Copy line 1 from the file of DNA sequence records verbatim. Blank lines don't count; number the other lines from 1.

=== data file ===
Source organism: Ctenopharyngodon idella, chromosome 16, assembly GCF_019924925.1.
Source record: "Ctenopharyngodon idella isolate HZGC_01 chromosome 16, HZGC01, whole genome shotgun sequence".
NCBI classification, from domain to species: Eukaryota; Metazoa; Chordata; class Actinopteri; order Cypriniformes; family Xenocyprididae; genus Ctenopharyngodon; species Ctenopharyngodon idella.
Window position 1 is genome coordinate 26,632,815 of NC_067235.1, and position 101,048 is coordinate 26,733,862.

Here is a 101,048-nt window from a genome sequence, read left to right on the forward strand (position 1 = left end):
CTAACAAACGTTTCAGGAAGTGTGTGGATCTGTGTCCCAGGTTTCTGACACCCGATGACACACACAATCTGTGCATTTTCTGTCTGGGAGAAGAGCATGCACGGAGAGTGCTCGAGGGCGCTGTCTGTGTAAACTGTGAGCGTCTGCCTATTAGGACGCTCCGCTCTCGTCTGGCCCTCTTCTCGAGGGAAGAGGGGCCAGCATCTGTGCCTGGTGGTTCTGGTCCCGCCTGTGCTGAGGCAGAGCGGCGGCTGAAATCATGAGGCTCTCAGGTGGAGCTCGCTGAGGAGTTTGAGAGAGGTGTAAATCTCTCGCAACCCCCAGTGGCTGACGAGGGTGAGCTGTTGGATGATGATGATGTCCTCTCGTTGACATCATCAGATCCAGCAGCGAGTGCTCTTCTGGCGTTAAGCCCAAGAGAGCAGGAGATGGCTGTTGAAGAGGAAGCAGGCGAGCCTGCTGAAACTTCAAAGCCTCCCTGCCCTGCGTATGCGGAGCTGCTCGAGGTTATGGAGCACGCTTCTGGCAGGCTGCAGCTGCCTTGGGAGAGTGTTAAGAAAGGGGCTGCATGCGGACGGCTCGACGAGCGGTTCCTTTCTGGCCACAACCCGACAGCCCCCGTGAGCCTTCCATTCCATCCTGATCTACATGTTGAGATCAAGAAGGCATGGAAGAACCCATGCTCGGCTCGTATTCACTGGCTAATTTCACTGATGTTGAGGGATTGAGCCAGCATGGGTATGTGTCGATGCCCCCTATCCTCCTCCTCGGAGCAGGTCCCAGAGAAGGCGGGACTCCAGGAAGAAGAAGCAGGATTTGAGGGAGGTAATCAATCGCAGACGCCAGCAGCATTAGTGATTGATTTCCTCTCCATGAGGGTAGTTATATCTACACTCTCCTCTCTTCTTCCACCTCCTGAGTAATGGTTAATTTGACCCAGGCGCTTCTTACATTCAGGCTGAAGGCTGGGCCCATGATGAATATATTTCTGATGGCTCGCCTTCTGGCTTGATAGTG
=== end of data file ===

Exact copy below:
Source organism: Ctenopharyngodon idella, chromosome 16, assembly GCF_019924925.1.